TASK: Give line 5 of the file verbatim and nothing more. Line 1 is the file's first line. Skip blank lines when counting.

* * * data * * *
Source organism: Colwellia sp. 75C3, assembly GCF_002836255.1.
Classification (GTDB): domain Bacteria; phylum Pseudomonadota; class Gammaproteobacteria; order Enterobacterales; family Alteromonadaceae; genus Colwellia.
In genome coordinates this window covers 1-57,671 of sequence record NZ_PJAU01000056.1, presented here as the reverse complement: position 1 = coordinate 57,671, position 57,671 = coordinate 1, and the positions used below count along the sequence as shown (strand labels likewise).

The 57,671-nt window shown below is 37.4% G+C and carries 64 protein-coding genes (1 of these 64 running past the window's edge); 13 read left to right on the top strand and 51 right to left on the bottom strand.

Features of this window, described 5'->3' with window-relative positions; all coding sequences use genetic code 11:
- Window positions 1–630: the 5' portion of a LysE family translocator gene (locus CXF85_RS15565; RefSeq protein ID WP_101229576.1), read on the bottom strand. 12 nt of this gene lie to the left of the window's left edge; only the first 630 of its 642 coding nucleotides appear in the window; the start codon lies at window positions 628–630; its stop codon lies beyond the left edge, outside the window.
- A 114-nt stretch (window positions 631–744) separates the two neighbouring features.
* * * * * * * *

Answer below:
Features of this window, described 5'->3' with window-relative positions; all coding sequences use genetic code 11: